Dr. Tameka Bradley Hobbs is a native of Live Oak, Florida, and a graduate of Florida State University where she earned her doctoral degree in United States History, and Historical Administration and Public History. She has taught courses in American, African American, oral history, and public history at Florida A&M University, Virginia State University in Petersburg, Virginia, and John Tyler Community College, in Chester, Virginia. In addition to her teaching experience, she has served as a researcher, writer, consultant, and director for a number of public and oral history projects in Florida and Virginia, including the African American Trailblazers in Virginia History Program, a statewide educational program focused on celebrating African American History. Her professional experience includes serving as Director of Projects and Program for the John G. Riley Museum and Center of African American History and Culture, located in Tallahassee, Florida. After relocating to Virginia, between 2006 and 2007, Hobbs worked as the historian and coordinator of the Valentine Richmond History Center’s Richmond History Gallery Project.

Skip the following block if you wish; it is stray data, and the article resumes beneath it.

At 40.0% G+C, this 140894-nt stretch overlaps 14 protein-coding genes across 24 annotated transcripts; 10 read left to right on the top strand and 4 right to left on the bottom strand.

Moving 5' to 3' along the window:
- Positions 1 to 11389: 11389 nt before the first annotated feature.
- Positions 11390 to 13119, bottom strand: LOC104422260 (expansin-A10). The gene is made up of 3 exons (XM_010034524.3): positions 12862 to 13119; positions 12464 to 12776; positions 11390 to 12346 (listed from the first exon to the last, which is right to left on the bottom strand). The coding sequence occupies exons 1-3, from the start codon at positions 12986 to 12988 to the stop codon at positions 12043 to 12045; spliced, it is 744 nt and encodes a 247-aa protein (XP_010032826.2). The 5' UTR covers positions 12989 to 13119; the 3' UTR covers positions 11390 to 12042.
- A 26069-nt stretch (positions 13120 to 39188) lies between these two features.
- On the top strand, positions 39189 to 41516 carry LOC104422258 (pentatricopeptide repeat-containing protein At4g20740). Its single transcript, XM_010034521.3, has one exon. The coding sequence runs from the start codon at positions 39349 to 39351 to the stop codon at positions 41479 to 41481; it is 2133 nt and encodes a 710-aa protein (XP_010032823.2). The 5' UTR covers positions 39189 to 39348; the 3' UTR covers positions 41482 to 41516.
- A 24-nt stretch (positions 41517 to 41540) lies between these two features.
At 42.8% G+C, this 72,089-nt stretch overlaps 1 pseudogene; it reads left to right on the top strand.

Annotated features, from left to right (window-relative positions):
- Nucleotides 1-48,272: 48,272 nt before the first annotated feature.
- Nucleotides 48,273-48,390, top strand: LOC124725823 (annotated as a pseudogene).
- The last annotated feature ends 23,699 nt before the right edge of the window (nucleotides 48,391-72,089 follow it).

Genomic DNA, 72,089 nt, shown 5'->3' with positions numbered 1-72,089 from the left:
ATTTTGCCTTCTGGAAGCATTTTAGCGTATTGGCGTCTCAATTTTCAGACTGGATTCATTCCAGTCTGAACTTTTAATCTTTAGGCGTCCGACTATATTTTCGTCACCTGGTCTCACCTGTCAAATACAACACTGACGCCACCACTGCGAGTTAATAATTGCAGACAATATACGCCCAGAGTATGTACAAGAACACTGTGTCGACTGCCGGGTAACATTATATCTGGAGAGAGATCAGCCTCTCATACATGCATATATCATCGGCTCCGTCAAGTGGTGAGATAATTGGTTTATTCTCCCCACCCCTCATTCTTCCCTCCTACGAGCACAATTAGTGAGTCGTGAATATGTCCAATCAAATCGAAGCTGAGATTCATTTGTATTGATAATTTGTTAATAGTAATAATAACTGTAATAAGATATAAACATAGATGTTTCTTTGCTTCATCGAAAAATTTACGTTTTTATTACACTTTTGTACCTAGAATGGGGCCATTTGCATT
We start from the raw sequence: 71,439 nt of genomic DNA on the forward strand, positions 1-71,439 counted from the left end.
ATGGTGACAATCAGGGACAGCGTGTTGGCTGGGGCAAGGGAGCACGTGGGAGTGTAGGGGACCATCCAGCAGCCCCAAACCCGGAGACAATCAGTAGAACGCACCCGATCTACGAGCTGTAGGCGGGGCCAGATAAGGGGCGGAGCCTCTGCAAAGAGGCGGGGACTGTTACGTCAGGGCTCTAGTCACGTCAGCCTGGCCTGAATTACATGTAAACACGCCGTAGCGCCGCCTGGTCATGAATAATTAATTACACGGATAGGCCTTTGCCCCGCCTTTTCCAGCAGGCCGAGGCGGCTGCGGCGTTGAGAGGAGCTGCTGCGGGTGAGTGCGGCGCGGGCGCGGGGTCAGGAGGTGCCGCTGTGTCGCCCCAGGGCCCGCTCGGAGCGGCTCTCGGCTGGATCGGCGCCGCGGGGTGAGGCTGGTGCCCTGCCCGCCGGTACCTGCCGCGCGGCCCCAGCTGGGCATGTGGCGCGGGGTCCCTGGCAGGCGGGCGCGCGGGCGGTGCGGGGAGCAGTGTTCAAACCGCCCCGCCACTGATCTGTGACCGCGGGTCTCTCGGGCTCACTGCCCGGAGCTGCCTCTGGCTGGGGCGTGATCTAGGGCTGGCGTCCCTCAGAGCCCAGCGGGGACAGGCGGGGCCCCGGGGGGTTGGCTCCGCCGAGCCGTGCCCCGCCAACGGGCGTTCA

From 2007 to 2011, Hobbs worked as Program and Education Manager for the Library of Virginia, where she coordinated the African American Trailblazers in Virginia History Program, a statewide educational program focused on celebrating African American History. In 2011, she authored a children’s book about the Library of Virginia entitled To Collect, Protect, and Serve: Behind the Scenes at the Library of Virginia.
Hobbs joined the faculty of Florida Memorial University in Miami Gardens, Florida, in August of 2011. In 2012 and 2013, she participated in the “Route to Our Roots: The Power of a Greater Vision” Lecture Series, sponsored by the John G. Riley Center and Museum of African American History and Culture and the Florida Humanities Council for the Viva Florida 500 observance of the state’s quincentennial. Her book, Democracy Abroad, Lynching at Home: Racial Violence in Florida will be published by the University Press of Florida in August 2015.